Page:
CHM 501 Lecture



Acids/Bases

Acid-base reactions are atom transfer reactions; these are definition dependent.
We use them in an attempt to classify reactivity and aid us in predicting reactions.

Brønsted/Lowry definition

Acid: H+ donor
Base: H+ acceptor
A/B reaction: H+ transfer

The definition is not solvent or phase dependent; fairly universal.

Acid Strength

In aqueous solutions this is measured by equilibrium constants

HA(aq) + H2O(l) H3O+(aq) + A(aq)

pKa = –logKa

This is a so-so measure of extent of reaction but breaks down at higher concentrations; modified by activity coefficients; tells us nothing about structure or the role of the solvent.

Differentiating solvent: allows relative acid strength to be measured
Leveling solvent: two or more acids give the same acid strength

Water is differentiating for organic acids but leveling for HCl, HBr, HI

A gas phase scale would be simpler:

B(g) + H+(g) HB+(g)    H = –proton affinity = –PA

Periodic trends of PA: increases to the right on the Periodic Table; increases down the Periodic Table

To account for properties in solution, write a Born-Haber cycle:
B(g) + H+(g) HB+(g) –PA
+H2O(l)   +H2O(l)   +H2O(l) solvation energies
B(aq) + H+(aq) HB+(aq) 1/Ka

Use the Born equation to estimate solvation energies.

Structural aspects of Brønsted acids:

1) Aqua acids: water coordinated to a central (usually cationic) species

M(H2O)nm+(aq) + H2O(l) M(H2O)n-1(OH)(m-1)+(aq) + H3O+(aq)

d block metals, some Group 2 metals; not Group 1 metals
ionic models work reasonably well

2) Hydroxy acids: only OH bound to a central atom

H4SiO4 = Si(OH)4 generally p block central atoms

3) Oxoacids: ionizable H from an OH but also has one or more =O groups

HClO4; H2CrO4 both p block and d block examples known

Paulings rules: write the acid structure as OpE(OH)q E = central atom

1. pKa1 ~ 8–5p
2. each subsequent pKa increases by ~ 5 units

HClO4 pKa ~ 8–3(5) = –7
H3PO4 pKa1 ~ 8–5 = 3 (2.1 obs); pKa2 ~ 8 (7.2 obs); pKa3 ~ 13 (11.8 obs)

Oxides: when dissolved in water, can give either an acid or a base

Acidic oxides: covalently bound oxides

CO2(g) + 2H2O(l) HCO3(aq) + H3O+(aq)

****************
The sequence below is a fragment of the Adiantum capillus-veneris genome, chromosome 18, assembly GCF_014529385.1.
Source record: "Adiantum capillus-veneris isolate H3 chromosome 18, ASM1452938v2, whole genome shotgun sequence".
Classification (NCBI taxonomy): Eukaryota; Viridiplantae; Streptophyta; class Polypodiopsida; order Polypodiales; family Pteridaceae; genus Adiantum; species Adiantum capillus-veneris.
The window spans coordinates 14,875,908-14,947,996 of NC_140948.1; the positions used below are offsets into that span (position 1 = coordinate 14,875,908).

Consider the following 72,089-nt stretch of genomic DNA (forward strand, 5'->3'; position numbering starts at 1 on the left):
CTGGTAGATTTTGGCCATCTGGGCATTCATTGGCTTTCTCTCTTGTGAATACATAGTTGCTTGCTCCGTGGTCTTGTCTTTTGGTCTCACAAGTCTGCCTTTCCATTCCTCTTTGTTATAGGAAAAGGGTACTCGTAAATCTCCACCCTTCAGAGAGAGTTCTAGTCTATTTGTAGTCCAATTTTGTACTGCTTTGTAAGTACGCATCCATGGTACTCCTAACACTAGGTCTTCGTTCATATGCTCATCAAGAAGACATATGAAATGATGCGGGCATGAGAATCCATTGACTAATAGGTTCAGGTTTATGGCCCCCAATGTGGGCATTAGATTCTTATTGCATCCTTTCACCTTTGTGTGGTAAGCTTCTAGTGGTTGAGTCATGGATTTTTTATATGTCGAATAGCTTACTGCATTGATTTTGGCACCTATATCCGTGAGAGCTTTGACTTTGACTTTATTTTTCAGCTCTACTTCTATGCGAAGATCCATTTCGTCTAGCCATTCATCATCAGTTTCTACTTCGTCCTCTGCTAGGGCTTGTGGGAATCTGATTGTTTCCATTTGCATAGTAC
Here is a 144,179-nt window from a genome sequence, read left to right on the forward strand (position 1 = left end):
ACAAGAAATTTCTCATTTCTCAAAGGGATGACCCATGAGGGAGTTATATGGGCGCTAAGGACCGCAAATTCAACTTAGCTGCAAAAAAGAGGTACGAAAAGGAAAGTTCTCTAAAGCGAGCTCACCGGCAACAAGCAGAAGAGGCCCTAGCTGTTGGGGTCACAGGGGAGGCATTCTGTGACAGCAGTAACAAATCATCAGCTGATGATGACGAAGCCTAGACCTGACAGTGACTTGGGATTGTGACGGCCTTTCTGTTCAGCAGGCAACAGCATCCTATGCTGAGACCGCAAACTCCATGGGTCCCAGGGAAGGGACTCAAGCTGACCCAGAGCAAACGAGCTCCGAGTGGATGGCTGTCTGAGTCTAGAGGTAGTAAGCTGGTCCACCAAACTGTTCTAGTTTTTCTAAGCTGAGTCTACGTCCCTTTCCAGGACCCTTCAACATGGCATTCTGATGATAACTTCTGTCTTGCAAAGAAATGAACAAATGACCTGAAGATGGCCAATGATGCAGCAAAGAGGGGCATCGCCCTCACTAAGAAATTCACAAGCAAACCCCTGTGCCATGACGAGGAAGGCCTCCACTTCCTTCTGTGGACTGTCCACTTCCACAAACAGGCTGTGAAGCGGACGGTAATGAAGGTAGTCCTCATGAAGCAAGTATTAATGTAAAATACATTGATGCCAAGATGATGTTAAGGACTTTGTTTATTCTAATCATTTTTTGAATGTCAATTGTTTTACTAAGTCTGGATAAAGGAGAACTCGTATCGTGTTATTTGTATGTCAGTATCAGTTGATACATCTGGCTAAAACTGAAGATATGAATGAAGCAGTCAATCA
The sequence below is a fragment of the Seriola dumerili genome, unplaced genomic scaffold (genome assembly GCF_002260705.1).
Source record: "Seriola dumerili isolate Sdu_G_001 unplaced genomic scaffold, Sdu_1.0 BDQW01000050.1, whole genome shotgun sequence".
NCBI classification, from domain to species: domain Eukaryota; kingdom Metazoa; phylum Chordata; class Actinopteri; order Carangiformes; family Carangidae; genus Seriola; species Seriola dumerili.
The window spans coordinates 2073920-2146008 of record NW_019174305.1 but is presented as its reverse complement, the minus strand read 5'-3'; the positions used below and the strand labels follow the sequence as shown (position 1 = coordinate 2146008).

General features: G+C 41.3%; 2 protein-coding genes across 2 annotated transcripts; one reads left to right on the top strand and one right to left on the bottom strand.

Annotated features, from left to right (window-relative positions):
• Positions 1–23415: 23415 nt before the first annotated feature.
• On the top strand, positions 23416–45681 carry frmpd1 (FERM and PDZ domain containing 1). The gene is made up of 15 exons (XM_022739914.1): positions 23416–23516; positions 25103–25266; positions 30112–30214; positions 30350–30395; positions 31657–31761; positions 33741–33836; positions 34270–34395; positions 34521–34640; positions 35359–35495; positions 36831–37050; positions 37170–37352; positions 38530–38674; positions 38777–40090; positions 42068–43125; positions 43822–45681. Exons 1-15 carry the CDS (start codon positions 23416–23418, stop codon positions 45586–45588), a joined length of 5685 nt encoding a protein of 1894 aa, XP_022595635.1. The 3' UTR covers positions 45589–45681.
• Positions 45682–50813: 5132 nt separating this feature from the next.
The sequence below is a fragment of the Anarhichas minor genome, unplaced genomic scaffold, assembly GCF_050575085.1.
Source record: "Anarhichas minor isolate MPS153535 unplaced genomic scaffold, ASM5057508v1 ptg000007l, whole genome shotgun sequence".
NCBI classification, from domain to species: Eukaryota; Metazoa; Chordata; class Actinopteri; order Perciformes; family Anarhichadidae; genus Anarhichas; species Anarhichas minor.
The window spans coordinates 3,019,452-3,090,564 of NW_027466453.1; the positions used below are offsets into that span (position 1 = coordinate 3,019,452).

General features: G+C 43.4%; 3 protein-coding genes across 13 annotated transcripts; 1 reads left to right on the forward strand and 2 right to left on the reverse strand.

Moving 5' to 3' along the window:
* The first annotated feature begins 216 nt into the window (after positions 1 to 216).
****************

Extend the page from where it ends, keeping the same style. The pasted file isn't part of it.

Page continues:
SO3(g) + OH(aq) HSO4(aq)

Basic oxides: ionically bound oxides

BaO(s) + H2O(l) Ba2+(aq) + 2OH(aq)
CaO(s) + 2H3O+(aq) Ca2+(aq) + 3H2O(l)

Amphoteric oxides: act as either acid or base; at the line of covalent or ionic bonding

Ga2O3(s) + 6H3O+(aq) + 3H2O(l) 2[Ga(H2O)6]3+(aq)
Ga2O3(s) + 2OH(aq) + 3H2O(l) 2[Ga(OH)4]-(aq)


Lewis Acid/Base Theory

Acid: electron pair acceptor (electrophile)
Base: electron pair donor (nucleophile)
A/B reaction: complex formation where a new covalent bond is formed

Universal: any solvent, any phase, any chemical species

Pearsons Hard/Soft Acid/Base Theory

Hard acids or bases: high charge density, not polarizable
Soft acids or bases: low charge density, polarizable
Operating Principle: hard acids prefer to bind with hard bases and soft acids prefer to bind with soft bases

hard acid/base combinations tend to be more ionic
soft acid/base combinations tend to be more covalent

Nonpolarizable substances (hard species) have a large HOMO/LUMO gap so that the valence orbitals of the species are generally of very different energies; this means that orbital overlap is poor and transfer of electrons is more favorable than sharing; reverse for polarizable substances

HSAB can be used to qualitatively predict reactivity, especially metathesis reactions:
CuF(s)
+
HI(aq)
CuI(s)
+
HF(aq)
S H   H S   S S   H H

CaO(s)
+
2HBr(aq)
Ca2+(aq)
+
2Br(aq)
+
H2O(l)
H H   H S   H   S   H H

Drago-Wayland

A + B A-B

H = EAEB + CACB

EA, EB : "electrostatic" interactions

CA, CB : "covalent" interactions

To get a large –H, need both EA and EB to be large or CA and CB to be large; molecules with similar binding preferences give more exothermic reactivity

 
BF3
+
(CH3)3P
F3B-P(CH3)3
E
20.2
 
0.84
   
C
3.31
 
6.55
(kJ/mol units)

H = (20.2)(0.84) + (3.31)(6.55) = 38.6 kJ/mol)

 
BF3
+
(1,4-C4H8O2
F3B-O(C4H8)O
E
20.2
 
2.23
   
C
3.31
 
4.87
(kJ/mol units)

H = (20.2)(2.23) + (3.31)(4.87) = 61.2 kJ/mol

A third term can be added to account for steric interactions